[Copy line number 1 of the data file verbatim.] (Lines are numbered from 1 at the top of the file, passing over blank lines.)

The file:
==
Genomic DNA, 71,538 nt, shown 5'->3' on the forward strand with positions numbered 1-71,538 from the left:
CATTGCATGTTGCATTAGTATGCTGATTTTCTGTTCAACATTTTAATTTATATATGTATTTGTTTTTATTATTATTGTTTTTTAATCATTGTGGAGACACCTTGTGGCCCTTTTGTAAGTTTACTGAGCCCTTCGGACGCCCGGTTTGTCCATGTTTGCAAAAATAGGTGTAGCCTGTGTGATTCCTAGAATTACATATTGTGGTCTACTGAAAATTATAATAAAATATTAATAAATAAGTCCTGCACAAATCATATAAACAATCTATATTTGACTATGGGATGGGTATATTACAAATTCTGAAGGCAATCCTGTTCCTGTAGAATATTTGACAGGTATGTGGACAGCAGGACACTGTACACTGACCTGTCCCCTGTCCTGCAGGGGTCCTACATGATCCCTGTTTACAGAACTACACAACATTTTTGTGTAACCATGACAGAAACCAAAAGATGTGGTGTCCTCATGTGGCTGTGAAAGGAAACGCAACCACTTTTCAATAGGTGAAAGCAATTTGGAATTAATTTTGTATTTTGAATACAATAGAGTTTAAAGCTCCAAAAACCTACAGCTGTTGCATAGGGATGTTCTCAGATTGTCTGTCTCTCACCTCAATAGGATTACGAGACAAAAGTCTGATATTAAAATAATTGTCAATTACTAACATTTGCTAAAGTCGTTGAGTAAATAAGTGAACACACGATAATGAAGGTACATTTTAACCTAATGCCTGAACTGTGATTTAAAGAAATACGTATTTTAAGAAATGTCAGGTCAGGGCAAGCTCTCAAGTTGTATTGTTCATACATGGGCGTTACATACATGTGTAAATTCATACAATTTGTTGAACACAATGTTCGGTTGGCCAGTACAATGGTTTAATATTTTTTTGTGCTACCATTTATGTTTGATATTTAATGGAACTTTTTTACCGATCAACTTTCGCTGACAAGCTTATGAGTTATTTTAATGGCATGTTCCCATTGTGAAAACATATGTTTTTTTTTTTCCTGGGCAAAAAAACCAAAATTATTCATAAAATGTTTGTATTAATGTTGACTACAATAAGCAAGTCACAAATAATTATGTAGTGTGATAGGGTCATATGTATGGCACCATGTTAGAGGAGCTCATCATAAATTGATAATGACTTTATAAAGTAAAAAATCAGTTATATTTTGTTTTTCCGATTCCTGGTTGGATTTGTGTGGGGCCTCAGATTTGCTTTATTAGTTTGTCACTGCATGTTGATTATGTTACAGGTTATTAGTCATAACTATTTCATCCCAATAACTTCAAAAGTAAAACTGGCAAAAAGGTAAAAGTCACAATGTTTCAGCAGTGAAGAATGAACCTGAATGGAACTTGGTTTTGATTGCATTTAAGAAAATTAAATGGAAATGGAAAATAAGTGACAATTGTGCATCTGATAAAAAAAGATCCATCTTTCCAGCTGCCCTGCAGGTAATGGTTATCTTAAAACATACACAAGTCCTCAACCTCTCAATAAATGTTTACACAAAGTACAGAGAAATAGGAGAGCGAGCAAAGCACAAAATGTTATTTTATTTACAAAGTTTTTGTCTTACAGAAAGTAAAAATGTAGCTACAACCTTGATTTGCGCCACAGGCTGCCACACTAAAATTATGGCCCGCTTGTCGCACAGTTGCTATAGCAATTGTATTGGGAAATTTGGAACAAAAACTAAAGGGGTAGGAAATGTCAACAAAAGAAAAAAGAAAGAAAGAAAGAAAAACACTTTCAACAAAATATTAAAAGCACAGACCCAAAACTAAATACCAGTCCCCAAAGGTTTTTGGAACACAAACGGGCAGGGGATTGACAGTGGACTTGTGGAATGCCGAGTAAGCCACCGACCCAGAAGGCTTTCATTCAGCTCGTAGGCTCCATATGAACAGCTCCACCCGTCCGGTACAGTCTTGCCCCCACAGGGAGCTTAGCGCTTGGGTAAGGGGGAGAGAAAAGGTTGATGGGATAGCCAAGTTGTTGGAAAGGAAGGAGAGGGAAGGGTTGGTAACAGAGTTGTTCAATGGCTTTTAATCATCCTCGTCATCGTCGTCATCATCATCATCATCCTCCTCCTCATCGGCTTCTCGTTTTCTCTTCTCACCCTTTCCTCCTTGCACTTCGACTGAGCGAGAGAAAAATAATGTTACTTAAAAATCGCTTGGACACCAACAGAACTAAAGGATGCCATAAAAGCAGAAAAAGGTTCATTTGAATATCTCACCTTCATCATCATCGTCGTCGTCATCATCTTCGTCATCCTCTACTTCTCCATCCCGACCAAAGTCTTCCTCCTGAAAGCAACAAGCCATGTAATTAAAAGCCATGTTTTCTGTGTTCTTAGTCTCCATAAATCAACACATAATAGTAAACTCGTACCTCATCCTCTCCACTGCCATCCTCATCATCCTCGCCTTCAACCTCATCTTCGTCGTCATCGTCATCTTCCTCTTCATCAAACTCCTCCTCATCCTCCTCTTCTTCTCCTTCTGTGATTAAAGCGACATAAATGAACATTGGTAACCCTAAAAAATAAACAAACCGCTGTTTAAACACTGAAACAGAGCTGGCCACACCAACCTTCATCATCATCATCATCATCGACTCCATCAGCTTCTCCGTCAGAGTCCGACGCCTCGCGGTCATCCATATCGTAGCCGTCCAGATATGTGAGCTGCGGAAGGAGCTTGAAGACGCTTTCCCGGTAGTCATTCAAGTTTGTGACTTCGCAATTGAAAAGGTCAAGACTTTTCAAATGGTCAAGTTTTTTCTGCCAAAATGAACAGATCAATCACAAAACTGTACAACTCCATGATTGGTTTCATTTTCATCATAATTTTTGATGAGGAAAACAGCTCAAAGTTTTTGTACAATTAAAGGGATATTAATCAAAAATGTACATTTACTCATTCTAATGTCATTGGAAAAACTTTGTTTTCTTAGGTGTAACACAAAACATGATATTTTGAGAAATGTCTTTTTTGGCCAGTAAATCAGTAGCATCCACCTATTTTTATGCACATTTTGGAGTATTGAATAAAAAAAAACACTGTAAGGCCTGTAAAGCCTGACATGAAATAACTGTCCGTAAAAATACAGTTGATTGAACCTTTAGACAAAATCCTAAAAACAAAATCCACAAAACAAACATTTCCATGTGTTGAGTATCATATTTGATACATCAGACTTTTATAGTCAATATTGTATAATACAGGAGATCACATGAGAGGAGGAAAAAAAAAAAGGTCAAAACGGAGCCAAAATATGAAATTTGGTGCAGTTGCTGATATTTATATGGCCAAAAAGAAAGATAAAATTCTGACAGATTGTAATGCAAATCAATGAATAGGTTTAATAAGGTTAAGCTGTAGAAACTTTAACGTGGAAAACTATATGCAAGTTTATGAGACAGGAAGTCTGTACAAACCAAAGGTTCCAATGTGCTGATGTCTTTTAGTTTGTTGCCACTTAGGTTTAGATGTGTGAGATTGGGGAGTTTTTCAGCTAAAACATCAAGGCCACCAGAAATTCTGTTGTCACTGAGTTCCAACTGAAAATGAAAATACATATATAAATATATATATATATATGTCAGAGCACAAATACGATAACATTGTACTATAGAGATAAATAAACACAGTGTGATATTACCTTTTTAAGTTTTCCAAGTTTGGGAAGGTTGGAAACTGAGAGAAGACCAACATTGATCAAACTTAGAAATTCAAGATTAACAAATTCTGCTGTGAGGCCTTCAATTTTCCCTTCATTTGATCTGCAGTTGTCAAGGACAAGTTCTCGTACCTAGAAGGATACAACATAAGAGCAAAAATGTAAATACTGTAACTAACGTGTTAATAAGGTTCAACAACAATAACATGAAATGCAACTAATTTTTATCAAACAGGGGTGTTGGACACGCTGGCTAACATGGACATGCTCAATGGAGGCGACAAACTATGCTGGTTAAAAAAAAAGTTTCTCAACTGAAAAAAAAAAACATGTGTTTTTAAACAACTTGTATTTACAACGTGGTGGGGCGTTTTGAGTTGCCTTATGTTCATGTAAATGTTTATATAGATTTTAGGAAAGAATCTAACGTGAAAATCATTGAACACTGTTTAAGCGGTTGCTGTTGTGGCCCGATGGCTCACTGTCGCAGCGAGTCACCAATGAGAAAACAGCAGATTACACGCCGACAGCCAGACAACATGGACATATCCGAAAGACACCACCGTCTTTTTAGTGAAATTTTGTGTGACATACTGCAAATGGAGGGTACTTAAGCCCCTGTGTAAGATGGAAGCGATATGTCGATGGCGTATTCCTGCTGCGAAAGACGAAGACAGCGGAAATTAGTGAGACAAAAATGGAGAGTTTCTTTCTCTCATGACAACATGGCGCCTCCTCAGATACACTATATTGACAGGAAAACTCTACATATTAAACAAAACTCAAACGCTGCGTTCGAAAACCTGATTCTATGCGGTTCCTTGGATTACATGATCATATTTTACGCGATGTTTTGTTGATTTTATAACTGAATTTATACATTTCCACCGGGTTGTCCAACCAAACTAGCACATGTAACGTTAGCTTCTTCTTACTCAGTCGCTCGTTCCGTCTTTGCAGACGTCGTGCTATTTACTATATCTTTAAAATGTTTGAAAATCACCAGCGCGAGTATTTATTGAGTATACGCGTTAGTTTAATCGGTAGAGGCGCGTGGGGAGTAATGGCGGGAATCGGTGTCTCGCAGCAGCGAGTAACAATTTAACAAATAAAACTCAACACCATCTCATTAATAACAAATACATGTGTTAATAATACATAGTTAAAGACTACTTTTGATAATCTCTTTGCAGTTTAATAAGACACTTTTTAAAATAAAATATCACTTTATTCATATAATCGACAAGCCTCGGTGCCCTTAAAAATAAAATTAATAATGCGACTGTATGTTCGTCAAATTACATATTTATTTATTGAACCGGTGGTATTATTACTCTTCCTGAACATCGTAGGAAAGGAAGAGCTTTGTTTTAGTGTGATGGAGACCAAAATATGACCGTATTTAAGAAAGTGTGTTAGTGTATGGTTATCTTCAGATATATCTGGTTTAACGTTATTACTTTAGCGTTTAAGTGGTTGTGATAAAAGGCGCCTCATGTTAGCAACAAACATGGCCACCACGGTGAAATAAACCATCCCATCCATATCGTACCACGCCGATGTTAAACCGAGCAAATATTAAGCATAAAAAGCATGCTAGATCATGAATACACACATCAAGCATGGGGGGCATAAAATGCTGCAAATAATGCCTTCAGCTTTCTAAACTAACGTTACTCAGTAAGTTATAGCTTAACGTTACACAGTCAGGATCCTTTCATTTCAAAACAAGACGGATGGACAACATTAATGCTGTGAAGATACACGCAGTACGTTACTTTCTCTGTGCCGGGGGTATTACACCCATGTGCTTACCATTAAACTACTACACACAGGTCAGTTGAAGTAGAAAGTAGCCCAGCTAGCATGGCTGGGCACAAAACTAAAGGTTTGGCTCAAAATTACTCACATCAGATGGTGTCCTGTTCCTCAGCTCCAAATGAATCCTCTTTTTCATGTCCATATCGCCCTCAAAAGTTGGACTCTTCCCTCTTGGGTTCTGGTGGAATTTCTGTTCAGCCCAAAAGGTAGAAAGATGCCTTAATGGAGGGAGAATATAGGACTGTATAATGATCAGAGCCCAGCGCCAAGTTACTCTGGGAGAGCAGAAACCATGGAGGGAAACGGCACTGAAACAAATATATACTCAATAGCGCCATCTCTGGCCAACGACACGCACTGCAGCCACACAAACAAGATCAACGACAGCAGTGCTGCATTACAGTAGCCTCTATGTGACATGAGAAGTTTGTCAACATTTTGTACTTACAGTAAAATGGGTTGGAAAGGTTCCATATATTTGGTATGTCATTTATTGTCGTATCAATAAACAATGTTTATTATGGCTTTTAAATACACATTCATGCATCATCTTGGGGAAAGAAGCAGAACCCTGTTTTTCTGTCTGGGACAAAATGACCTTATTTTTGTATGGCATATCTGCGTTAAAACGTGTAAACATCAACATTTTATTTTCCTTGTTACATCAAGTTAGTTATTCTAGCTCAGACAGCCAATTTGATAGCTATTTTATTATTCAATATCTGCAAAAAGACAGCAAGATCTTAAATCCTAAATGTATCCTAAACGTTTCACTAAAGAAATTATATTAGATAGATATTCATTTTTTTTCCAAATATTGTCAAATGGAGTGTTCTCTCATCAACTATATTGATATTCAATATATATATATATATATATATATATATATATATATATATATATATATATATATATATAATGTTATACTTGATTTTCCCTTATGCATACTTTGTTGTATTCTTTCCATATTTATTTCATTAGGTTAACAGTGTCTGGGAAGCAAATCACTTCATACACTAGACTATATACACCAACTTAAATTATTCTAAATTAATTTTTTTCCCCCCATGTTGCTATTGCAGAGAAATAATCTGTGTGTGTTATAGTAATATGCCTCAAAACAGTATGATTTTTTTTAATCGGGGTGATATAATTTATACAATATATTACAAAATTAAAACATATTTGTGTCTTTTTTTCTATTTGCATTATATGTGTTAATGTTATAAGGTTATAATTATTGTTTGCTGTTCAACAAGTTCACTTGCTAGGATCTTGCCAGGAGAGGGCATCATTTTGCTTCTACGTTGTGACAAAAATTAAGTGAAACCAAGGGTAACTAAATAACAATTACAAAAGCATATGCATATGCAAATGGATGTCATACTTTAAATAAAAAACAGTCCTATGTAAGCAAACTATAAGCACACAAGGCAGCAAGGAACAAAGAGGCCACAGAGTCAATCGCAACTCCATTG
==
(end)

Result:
Genomic DNA, 71,538 nt, shown 5'->3' on the forward strand with positions numbered 1-71,538 from the left: